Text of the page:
BISMARCK, N.D., July 11 (UPI) -- The number of rigs actively exploring for or producing oil and natural gas in North Dakota is rising, state data show, despite a slump in oil prices.
State data show 29 rigs actively exploring for or producing oil and gas as of Monday, which according to data from Baker Hughes is an 11 percent increase from roughly one week ago. Rig counts serve as a loose barometer for the oil and gas industry and, while easing somewhat, markets are swinging back to the demand side in a sign of returning balance.
Though volatile in the wake for the British vote to leave the European Union, crude oil prices have been at or near the upper $40 per barrel range for much of July, an indication some level of stability is returning to the market. West Texas Intermediate, the U.S. benchmark for crude oil prices, is down 7 percent from the end of June, as short-term supply pressures from May and June ease.
Oilfield services company Baker Hughes last week reported a net gain of 14 rigs, or about 2.7 percent, for North America. Kansas was the only state with any significant level of oil production to show a loss in rig counts from the week ending July 1. Of 15 states included among those with major variances, North Dakota, the No. 2 oil producer in the United States, and Texas, the No. 1 producer, posted the largest gain in rig activity.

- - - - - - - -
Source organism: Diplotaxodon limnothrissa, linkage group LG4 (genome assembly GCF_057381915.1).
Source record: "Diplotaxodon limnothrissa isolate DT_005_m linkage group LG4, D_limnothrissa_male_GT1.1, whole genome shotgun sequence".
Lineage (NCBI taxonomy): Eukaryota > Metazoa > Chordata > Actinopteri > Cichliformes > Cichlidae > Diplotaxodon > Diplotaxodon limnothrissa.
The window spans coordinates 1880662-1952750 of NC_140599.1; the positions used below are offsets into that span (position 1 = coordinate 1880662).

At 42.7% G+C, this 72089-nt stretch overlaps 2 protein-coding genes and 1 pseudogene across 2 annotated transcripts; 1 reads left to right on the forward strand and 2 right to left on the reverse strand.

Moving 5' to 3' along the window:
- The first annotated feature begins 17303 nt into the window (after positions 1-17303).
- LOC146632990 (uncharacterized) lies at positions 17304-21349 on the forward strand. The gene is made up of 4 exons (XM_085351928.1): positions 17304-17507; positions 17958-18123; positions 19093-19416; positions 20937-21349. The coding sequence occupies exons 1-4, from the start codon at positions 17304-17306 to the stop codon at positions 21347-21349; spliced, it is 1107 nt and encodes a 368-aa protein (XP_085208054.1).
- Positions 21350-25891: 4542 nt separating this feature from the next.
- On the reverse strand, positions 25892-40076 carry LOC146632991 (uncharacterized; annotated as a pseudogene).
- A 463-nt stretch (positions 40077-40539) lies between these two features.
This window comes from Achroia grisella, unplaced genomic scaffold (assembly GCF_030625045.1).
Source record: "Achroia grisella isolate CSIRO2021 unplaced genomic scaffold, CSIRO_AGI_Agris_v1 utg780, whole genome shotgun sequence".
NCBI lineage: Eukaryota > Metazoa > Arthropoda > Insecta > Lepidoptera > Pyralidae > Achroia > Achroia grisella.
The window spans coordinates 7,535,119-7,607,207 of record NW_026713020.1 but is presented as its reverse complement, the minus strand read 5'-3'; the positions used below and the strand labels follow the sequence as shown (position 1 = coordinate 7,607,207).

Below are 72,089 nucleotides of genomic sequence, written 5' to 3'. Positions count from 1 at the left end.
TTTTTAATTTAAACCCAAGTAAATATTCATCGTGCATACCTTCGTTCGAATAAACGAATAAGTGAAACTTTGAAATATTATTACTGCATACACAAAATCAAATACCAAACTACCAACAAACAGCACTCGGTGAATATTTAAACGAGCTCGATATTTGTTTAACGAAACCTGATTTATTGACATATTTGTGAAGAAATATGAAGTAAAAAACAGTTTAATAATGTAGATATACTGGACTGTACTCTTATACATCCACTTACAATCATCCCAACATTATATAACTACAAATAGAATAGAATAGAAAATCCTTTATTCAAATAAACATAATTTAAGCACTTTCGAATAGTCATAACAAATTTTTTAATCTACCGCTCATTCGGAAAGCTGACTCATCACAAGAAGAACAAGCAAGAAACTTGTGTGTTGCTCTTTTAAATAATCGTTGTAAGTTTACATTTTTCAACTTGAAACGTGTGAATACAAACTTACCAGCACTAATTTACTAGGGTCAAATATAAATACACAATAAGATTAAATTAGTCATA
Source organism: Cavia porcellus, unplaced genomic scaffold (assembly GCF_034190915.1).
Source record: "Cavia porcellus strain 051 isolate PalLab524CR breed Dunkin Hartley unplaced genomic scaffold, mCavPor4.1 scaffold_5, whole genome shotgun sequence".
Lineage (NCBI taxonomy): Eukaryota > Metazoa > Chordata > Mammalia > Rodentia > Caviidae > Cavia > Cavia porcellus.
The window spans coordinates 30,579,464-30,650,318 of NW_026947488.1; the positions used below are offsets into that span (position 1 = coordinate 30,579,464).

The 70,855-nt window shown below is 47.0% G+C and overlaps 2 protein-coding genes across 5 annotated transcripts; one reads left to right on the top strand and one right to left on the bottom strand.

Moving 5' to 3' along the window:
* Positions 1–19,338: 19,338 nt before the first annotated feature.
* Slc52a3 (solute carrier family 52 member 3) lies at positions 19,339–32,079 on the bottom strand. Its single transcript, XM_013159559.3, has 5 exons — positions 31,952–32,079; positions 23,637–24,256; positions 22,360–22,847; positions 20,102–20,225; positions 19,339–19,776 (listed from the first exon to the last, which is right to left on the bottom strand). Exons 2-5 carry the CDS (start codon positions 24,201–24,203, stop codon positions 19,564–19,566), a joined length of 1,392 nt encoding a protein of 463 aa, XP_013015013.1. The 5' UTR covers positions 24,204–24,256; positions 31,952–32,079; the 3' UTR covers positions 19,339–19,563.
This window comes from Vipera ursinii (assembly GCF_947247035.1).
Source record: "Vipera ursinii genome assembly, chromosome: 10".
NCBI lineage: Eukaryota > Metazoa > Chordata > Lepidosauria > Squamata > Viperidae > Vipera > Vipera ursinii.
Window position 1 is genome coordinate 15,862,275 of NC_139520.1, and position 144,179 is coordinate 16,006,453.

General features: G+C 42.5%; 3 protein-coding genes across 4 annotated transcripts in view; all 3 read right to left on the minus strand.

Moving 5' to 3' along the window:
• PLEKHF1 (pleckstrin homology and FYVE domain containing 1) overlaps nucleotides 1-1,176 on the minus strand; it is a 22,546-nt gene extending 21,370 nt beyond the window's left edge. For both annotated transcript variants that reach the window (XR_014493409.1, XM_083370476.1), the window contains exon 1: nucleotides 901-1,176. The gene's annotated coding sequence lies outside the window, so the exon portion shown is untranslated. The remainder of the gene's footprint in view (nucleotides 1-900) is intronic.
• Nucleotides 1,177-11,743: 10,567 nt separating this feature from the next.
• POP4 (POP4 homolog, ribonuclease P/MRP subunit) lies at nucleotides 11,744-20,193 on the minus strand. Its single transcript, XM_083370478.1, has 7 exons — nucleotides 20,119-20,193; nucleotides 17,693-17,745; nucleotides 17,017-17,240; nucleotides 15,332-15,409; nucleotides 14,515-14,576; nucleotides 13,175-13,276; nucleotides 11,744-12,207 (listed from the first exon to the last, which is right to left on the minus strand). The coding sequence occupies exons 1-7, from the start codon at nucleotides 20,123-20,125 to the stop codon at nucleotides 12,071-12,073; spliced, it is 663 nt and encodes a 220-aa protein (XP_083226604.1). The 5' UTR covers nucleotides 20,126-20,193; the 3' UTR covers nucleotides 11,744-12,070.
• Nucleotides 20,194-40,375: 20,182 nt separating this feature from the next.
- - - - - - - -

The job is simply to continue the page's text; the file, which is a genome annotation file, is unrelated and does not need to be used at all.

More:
North Dakota entered June with 25 rigs in active service, which tied a record low set in July 2005. The all-time low point for rigs in North Dakota is zero. WTI in June was 9.5 percent higher than in trading overnight Monday.
More rigs in service could lead to higher U.S. crude oil production. The glut of U.S. oil on the market put negative pressure on crude oil prices, which two years ago where above $100 per barrel.
The North Dakota Industrial Commission reported total crude oil production in April, the last full month for which data are available, at 1.04 million barrels per day, about 6.3 percent lower than March and 15 percent below the all-time high of 1.23 million bpd reported in December 2014.